“Evidence” against Vale in Simandou case may hinder $2bn award
Billionaire Beny Steinmetz, the founder and owner of a company embroiled in a long-drawn-out dispute with Vale (NYSE: VALE) over lost rights to the massive Simandou iron ore project in Guinea, claims to have fresh evidence that will help him reverse a $2bn arbitration award to the Brazilian miner.
The documents, the Financial Times reported on Sunday, allegedly prove that Vale was aware of potential problems with how the rights to develop Simandou had been obtained, but “chose to close its eyes.”
The case goes back to 2010, when Vale agreed to buy 51% of the iron ore licenses belonging to BSG Resources, Steinmetz’s mining arm.
Four years later, Guinea revoked both the Rio de Janeiro-based miner and BSGR’s rights over the massive iron ore deposit.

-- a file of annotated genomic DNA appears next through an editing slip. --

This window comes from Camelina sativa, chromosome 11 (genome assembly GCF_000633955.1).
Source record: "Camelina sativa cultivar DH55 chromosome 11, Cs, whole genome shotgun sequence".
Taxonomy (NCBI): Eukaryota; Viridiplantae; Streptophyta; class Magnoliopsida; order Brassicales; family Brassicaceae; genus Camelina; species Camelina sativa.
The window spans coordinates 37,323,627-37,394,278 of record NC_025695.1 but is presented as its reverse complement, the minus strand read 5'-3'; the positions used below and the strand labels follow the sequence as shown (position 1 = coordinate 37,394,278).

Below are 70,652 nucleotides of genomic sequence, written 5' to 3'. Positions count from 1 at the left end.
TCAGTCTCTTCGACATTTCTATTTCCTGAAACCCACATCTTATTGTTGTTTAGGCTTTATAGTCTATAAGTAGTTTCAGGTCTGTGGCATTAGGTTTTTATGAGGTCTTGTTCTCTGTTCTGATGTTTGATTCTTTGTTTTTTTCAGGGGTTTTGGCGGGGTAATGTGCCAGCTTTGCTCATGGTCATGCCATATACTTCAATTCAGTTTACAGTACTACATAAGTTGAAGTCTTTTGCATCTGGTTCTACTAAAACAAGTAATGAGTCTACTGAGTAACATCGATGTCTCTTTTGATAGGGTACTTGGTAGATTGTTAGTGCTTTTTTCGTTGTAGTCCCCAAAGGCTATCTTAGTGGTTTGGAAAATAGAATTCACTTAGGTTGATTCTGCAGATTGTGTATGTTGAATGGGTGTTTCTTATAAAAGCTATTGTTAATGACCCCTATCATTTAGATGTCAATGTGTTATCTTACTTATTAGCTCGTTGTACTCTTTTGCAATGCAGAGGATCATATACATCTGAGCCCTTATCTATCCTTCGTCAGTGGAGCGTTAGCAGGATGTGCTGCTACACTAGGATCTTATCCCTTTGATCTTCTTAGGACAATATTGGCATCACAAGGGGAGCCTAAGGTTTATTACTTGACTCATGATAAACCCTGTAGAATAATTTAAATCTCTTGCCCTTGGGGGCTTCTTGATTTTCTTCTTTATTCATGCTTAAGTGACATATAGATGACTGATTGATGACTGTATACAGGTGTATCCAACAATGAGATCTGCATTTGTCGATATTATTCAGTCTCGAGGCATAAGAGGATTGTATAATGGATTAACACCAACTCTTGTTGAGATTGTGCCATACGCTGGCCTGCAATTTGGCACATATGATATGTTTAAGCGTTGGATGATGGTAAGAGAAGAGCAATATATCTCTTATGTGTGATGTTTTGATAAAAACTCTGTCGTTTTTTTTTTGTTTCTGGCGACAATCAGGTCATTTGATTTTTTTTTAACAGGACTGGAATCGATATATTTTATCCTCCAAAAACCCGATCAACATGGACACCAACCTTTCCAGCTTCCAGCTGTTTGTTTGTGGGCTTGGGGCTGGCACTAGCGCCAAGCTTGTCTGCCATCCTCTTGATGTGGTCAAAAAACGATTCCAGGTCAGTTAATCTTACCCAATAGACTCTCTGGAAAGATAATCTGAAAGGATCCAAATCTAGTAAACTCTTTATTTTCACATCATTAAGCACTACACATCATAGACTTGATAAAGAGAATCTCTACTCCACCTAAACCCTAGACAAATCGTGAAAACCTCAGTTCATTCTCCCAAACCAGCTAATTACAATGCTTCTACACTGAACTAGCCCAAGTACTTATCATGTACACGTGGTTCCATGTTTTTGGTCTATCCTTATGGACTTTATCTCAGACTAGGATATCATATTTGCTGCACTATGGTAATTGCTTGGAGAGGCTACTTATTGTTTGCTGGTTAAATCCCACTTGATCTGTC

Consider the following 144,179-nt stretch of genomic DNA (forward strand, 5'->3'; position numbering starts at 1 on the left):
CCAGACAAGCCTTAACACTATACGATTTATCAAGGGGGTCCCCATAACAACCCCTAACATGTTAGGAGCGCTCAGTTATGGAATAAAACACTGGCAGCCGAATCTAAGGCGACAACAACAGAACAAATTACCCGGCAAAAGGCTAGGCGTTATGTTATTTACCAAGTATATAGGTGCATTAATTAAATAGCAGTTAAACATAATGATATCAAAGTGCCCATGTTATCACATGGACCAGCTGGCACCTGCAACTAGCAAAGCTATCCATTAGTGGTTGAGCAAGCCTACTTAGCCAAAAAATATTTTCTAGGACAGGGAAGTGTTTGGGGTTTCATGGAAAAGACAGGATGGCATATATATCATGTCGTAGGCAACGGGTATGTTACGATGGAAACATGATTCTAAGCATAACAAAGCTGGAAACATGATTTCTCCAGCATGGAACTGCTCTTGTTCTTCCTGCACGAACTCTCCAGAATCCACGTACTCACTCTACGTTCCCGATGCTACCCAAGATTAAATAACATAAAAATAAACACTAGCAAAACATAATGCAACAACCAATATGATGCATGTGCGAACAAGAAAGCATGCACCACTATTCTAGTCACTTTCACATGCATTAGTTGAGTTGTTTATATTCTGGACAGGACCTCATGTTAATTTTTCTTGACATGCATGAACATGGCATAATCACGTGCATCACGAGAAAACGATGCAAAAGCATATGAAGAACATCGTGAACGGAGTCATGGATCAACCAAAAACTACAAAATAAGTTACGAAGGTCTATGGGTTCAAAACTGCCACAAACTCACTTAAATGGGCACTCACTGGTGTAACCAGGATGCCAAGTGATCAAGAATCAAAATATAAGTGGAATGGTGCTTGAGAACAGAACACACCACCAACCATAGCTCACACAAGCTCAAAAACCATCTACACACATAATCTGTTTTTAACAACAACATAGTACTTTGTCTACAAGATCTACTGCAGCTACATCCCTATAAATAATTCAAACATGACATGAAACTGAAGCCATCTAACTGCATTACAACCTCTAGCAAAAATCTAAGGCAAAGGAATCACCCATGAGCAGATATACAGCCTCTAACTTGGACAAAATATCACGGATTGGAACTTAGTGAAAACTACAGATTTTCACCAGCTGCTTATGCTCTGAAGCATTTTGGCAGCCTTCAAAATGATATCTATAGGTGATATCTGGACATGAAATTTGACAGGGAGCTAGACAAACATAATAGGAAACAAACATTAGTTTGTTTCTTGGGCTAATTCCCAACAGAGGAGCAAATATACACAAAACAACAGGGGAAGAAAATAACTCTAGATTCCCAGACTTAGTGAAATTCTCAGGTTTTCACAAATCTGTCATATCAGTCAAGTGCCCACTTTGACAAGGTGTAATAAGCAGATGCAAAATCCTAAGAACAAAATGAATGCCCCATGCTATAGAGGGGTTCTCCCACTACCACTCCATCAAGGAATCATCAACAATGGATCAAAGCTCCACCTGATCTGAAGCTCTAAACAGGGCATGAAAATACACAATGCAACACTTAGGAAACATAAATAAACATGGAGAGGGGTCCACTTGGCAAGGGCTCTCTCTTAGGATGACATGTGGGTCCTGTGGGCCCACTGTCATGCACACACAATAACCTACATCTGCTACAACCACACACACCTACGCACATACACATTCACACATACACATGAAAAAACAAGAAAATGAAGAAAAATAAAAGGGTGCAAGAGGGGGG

Vale then filed a successful claim against its former partner company in the London Court of International Arbitration to recover an upfront payment to BSGR and money it invested in Guinea.
The figure requested and later awarded by a London arbitration court amounted to $1.25 billion plus interest and costs, totalling $2 billion.
Steinmetz says the evidence, gathered by private intelligence agency Black Cube, will allow him to serve subpoenas on Vale and Rio Tinto (ASX, LON: RIO), which still holds a 45% stake in the other half of Simandou.
The magnate told FT he believed both companies have documents that can help his case.
“Not coincidental” move
Vale claims Steinmetz’s move is just a new attempt to avoid paying the massive compensation awarded to the company.
Earlier this month, the world’s no. 1 iron ore miner launched legal action in New York to determine whether funds paid to BSGR within the framework of their former Simandou partnership were used for property investments in the United States.
Vale expects to prove its former partner in Guinea fraudulently funneled $500 million into Manhattan real estate’s magnates Aby Rosen and René Benko.
At two billion tonnes of iron ore with some of the highest grades in the industry, Simandou is one of the world’s biggest and richest reserves of the steelmaking material.